History lesson:Chicago’s troubled past—violent mob-related murders, fatal disasters on a grand scale, and chilling cold cases—makes for restless spirits. But what prompts ghosts to speak "especially loudly here,” says Ursula Bielski, owner of the Chicago Hauntings tour company, is the city's history of covering up the tragedies.
Spooky spots: Ghosts are said to haunt the Oriental Theater (formerly the Iroquois Theater) in the Loop area of downtown Chicago, where almost 600 people perished when a fire famously broke out in 1903. Even though the theater was completely rebuilt and rebranded, spirits of the dead remained: apparitions have been seen in "Death Alley," the street behind the theater where bodies were stacked after the disaster (and a common stop on many a Chicago ghost tour).
San Diego, California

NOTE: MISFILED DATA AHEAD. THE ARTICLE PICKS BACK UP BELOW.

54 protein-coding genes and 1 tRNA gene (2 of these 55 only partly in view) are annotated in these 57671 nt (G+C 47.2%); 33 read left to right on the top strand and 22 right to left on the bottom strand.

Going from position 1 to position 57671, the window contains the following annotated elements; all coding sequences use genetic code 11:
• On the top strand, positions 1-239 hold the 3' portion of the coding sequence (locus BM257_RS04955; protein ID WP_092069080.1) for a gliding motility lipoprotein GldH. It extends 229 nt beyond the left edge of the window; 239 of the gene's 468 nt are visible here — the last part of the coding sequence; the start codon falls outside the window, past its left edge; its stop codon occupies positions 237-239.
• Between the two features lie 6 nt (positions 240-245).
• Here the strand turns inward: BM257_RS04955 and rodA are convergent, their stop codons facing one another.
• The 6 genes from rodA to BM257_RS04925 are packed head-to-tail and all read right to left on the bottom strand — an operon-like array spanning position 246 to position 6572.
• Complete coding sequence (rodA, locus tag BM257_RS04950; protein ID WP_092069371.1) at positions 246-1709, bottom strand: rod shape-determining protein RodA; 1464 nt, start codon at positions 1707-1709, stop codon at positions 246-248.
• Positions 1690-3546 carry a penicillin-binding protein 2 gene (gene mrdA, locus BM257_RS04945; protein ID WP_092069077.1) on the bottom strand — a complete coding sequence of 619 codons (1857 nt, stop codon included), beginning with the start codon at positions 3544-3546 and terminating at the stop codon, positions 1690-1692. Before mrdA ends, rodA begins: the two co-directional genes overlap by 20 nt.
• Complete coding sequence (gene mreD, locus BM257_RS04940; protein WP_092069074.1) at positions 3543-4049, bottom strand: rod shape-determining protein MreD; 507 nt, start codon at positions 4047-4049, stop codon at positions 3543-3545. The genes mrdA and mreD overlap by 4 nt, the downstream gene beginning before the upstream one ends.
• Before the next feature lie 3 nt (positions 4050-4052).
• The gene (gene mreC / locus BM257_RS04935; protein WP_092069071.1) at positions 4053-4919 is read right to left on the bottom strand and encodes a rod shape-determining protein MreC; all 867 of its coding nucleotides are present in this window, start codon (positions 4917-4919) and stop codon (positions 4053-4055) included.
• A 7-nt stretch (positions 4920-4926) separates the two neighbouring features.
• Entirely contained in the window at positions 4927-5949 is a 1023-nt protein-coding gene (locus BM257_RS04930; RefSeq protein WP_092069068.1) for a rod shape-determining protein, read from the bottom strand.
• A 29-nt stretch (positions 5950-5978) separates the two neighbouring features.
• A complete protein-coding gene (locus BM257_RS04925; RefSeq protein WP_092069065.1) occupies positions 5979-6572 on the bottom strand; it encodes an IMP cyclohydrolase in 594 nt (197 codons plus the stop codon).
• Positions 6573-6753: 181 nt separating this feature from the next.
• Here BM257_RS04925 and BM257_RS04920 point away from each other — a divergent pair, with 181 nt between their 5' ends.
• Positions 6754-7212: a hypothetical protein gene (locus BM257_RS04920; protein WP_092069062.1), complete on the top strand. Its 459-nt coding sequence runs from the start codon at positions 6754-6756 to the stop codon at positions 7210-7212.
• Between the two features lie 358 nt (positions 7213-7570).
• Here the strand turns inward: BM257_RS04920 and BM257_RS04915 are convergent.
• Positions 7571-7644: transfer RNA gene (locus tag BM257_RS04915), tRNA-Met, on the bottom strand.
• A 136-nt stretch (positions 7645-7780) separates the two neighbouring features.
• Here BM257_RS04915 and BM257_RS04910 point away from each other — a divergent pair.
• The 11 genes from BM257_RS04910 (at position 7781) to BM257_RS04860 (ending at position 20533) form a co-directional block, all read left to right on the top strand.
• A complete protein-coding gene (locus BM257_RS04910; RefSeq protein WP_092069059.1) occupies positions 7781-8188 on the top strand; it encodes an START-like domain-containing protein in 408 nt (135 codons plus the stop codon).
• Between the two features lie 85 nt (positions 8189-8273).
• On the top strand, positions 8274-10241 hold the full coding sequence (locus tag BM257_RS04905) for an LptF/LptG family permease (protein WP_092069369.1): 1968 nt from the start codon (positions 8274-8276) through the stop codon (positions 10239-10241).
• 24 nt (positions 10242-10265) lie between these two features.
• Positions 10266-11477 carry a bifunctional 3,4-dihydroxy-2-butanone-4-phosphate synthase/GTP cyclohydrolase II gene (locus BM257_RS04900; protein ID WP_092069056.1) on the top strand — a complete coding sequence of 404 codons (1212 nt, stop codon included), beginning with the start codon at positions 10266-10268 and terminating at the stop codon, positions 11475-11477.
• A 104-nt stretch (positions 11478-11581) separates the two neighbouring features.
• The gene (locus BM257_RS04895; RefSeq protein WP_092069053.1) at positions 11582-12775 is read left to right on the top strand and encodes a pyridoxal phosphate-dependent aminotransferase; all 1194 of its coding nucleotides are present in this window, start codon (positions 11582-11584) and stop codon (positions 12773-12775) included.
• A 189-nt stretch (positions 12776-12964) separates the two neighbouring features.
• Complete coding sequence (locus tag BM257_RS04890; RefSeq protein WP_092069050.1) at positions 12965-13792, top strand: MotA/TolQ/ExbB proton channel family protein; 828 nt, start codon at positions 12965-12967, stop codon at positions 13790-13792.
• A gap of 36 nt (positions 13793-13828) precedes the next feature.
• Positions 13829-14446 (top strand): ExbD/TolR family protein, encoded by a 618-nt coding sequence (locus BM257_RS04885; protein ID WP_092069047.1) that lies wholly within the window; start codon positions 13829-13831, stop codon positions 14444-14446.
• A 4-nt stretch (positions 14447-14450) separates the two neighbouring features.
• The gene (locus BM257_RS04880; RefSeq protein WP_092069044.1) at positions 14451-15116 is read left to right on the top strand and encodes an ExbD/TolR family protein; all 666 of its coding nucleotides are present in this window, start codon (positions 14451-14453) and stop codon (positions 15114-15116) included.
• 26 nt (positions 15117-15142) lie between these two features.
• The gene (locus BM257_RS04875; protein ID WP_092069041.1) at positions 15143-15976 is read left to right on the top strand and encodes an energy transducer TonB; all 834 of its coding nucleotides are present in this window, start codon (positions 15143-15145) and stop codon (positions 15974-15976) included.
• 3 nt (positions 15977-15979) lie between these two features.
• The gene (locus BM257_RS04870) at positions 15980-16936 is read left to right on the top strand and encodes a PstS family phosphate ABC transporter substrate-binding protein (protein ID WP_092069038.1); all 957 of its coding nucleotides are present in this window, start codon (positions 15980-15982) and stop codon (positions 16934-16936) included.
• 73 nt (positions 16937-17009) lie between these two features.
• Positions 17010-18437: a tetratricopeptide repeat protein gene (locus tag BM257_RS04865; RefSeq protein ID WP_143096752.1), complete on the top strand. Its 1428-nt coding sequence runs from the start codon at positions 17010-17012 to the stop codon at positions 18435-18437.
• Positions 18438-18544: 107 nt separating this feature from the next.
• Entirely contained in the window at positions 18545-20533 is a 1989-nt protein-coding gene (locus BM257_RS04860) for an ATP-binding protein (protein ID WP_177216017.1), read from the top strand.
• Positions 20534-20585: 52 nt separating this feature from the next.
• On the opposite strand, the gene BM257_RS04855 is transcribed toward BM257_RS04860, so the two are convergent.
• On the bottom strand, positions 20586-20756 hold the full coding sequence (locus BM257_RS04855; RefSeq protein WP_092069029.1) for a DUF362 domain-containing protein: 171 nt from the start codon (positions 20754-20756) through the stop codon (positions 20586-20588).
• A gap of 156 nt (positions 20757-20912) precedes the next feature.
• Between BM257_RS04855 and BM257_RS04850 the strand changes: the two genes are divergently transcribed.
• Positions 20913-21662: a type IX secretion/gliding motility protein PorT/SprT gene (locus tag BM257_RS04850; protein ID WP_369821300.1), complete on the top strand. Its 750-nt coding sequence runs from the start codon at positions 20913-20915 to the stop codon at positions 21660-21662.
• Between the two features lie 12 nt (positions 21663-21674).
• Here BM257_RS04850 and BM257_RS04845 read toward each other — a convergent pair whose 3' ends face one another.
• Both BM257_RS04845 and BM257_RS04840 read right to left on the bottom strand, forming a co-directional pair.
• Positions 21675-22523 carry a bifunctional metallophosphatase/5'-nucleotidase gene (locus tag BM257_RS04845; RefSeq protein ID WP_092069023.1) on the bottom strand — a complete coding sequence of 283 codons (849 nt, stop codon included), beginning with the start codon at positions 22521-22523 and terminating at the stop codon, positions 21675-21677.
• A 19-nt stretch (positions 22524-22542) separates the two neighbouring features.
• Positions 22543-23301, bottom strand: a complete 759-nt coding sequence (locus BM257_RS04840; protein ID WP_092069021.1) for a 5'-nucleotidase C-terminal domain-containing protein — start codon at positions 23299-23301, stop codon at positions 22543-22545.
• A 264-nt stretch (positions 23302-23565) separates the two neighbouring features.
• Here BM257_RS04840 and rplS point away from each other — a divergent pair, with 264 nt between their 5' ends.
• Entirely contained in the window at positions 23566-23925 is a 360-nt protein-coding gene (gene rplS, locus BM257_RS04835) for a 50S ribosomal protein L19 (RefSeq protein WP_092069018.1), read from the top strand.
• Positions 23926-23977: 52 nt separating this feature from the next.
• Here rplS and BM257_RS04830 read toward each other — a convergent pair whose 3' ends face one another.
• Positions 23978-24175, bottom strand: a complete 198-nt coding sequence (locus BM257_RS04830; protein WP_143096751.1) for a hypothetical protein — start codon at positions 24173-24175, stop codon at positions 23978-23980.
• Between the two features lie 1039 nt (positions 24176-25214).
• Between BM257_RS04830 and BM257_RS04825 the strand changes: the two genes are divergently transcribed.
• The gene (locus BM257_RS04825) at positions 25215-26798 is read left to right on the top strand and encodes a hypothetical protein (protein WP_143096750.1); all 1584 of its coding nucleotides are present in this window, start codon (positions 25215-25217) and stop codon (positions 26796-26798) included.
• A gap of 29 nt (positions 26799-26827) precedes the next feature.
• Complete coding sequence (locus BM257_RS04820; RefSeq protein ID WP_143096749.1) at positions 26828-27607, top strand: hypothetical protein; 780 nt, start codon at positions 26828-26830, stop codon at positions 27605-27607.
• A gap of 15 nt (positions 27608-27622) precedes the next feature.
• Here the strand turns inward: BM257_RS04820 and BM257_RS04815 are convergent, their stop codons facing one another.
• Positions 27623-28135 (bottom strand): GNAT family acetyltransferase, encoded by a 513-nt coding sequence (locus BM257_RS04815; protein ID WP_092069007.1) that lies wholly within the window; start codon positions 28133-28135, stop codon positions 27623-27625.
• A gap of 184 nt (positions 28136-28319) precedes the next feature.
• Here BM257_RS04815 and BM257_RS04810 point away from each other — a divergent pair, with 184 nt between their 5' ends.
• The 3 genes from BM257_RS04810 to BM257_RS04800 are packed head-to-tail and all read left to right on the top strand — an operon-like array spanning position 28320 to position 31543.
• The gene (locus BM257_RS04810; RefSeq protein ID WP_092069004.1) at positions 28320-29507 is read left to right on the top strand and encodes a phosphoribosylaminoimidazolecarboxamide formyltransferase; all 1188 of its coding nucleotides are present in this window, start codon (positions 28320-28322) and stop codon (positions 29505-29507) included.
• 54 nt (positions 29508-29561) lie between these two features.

History lesson: What do you get when you cross a storied past with spectacular mansions? Real haunted houses. “When you have rich history and cultures, you’re going to get ghost stories,” says Charles Spratley, who wrote? Piercing the Veil: Examining?San Diego’s Haunted History? and runs Haunted Orange County tours. This may be why visitors say they’ve heard loud footsteps at the?Whaley House,?once the home of a prominent 19th-century family. Public hearings—and hangings—reportedly took place on the grounds before the Greek-revival-style house was built, and Yankee Jim, whose ghost stomps around upstairs, or so the story goes, was hanged on the property. If reports are to be believed, the family, too, never left. Violet Whaley committed suicide in 1885, but visitors report spotting her, as well as her parents, who presumably refuse to rest in peace while their daughter still roams among the living.